Manuel Santana

From Wikipedia, the free encyclopedia
Jump to navigation Jump to search

Manolo Santana
Full name Manuel Martínez Santana
Country (sports)  Spain
Residence Marbella, Spain
Born (1938-05-10) 10 May 1938 (age 80)
Madrid, Spain
Turned pro 1968 (amateur tour from 1956)
Retired 1977
Plays Right-handed (one-handed backhand)
Int. Tennis HoF 1984 (member page)
Career record 556/190, (79.7%) [1]
Career titles 69 [2][3][4]
Highest ranking No. 1 (1966, Lance Tingay)[5]
Grand Slam Singles results
Australian Open
French Open W (1961, 1964)
Wimbledon W (1966)
US Open W (1965)
Other tournaments
Olympic Games W (1968, demonstration)
Career record 13–19
Grand Slam Doubles results
French Open W (1963)
Wimbledon SF (1963)
Other doubles tournaments
Olympic Games F (1968, demonstration)
Team competitions
Davis Cup F (1965Ch, 1967Ch, 1970)

Manuel Martínez Santana, also known as Manolo Santana (born 10 May 1938), is a former tennis champion from Spain who was ranked as amateur World No. 1 in 1966 for Lance Tingay.[5] He was born in Madrid.

Before winning Wimbledon he was quoted as saying "Grass is just for cows."[6] He thought that tennis should be played on artificial surfaces as opposed to lawn tennis courts like the ones at Wimbledon. This statement has been echoed throughout the years by numerous players including Ivan Lendl, Marat Safin, Marcelo Ríos, and, despite his 1973 victory at Wimbledon, Jan Kodeš.


Santana was born in Madrid, and began his career as a ball boy and "picked up" the game. In 1965, Santana led Spain to unexpected victory over the US in the Davis Cup, and he became a national hero. Despite his previous Grand Slam successes in the French Championships (1961, 1964) and the U.S. Championships (1965), Santana's win at the 1966 Wimbledon lawn tennis championships was a surprise, where he defeated the sixth seed Dennis Ralston 6–4, 11–9, 6–4. This was his last Grand slam title. His last big tournament win was in 1970 by winning Barcelona where he defeated Rod Laver 6–4 6–3 6–4. He also captured the doubles title in Barcelona that year when he teamed with Lew Hoad to defeat Laver/Andrés Gimeno 6–4 9–7 7–5. He was named to the Hall of Fame in 1984.

At the 1968 Olympic Games in Mexico City, Santana won the Gold medal in Singles, though tennis was only a demonstration sport at that time. It became a medal sport in 1988 (after another demonstration event in 1984).

He later was captain of the Spanish Davis cup Team twice, once in the '80s and again for four and a half years in the mid-'90s, until he was dismissed in 1999. Currently, he is the organizer of the Madrid Masters.[7]

He manages the Manolo Santana Racquets club, a tennis club in Marbella, and the Sport Center Manolo Santana, in Madrid.

Santana and Lleyton Hewitt are the only Wimbledon Men's Singles champions to lose in the first round in the following year; Hewitt's loss was during the Open Era, while Santana's was before the Open Era.

He appeared at the 2011 Wimbledon Championships in London, England in the Royal Box to watch the Men's Final which was between his fellow countryman Rafael Nadal and Novak Djokovic (who had just become World No. 1 after winning his semifinal match against Jo-Wilfried Tsonga).

Grand Slam record[edit]

Tournament Amateur career Open career Titles / Played Career W-L Career Win%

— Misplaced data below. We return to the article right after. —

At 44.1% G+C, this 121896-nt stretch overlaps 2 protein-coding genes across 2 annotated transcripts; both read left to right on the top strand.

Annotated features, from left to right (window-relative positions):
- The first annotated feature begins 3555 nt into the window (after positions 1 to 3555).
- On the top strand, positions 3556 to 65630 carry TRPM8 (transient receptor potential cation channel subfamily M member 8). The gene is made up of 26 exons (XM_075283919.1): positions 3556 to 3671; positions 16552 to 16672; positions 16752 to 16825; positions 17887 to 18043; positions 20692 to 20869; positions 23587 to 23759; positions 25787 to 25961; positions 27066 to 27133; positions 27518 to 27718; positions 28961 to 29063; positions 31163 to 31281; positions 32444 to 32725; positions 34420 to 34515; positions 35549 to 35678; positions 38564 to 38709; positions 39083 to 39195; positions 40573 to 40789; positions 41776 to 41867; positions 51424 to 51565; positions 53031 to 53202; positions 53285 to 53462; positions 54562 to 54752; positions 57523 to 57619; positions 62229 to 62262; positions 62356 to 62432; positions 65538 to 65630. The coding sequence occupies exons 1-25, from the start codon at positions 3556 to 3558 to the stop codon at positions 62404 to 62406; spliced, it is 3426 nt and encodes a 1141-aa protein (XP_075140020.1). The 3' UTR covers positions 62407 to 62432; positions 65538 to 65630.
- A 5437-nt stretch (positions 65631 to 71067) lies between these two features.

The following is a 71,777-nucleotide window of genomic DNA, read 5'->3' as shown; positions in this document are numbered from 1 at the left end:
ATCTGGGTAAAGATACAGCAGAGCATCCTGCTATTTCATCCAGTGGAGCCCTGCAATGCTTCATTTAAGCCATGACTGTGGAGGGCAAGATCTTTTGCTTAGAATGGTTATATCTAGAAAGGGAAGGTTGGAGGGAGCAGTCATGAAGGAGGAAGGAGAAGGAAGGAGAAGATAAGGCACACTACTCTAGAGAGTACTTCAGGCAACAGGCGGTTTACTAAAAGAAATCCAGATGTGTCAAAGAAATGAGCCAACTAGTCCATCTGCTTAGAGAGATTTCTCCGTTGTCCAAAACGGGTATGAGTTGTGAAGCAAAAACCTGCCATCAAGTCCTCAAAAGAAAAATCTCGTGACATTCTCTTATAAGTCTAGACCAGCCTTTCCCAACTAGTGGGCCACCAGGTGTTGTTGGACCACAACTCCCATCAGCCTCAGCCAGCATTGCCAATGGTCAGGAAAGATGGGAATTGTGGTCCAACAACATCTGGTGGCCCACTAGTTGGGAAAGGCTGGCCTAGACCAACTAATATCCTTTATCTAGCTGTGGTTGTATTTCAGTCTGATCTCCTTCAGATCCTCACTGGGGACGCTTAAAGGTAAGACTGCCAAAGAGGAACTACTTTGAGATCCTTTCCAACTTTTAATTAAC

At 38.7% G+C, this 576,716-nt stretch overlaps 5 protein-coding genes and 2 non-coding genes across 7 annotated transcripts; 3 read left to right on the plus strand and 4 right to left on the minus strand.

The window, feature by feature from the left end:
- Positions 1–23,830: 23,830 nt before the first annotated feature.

'58 '59 '60 '61 '62 '63 '64 '65 '66 '67 '68 '69 '70
Grand Slam Tournaments 4 / 44 95–40 70.37
Australian Open A A A A A A A A A A A A A 0 / 0 0–0 00.00
French Open A A QF W SF SF W 2R A A A 4R 4R 2/ 8 35–6 85.36
Wimbledon 1R 3R 3R 2R QF SF 4R A W 1R 3R A A 1 / 10 26–9 74.28
US Open A 2R A A A A 2R W SF A A 4R 4R 1 / 6 20–5 80.00

Grand Slam finals[edit]

Singles (4 titles)[edit]

Outcome Year Championship Surface Opponent Score
Winner 1961 French Championships Clay Italy Nicola Pietrangeli 4–6, 6–1, 3–6, 6–0, 6–2
Winner 1964 French Championships (2) Clay Italy Nicola Pietrangeli 6–3, 6–1, 4–6, 7–5
Winner 1965 U.S. Championships Grass South Africa Cliff Drysdale 6–2, 7–9, 7–5, 6–1
Winner 1966 Wimbledon Championships Grass United States Dennis Ralston 6–4, 11–9, 6–4

Doubles (1 title)[edit]

Outcome Year Championship Surface Partner Opponents Score
Winner 1963 French Championships Clay Australia Roy Emerson South Africa Gordon Forbes
South Africa Abe Segal
6–2, 6–4, 6–4

Personal life[edit]

Manolo Santana was married to María Fernanda González-Dopeso, they had four children (Manuel, Beatriz, Borja, & Bárbara), their marriage ended in 1980. He later married reporter Mila Ximénez de Cisneros, with whom he has a daughter, Alba. The divorce was not friendly. He's currently divorced from Otti Glanzelius.[8]


  1. ^ "Manuel Santana: Career match record". Tennis Base. Retrieved 20 October 2017. 
  2. ^ "Manuel Santana: Career match record". Tennis Base. Retrieved 20 October 2017. 
  3. ^ Archives, Tennis. "Manuel Martinez Santana:Career results". Tennis Archives. Retrieved 20 October 2017. 
  4. ^ Kramer, Edited by Max Robertson. Advisory editor: Jack (1974). The encyclopedia of tennis. New York: Viking Press. p. 321. ISBN 9780670294084. 
  5. ^ a b "Stolle Ranked Second", The Sydney Morning Herald, 5 October 1966.
  6. ^ "Manuel Santana: The first and last Spanish sorcerer backs his apprentice". The Independent. 9 July 2006. 
  7. ^ "Masters Series Madrid – Manolo Santana". Archived from the original on 11 May 2006. Retrieved 17 May 2011. 
  8. ^ "Mila Ximénez se lanza a cuchillo contra la mujer de Manolo Santana". 20 June 2006. Archived from the original on 27 September 2007. Retrieved 17 May 2011. 


  • Robertson, Max. Ed. Advisory editor: Kramer, Jack (1974). The encyclopedia of tennis. New York: Viking Press. ISBN 9780670294084.

External links[edit]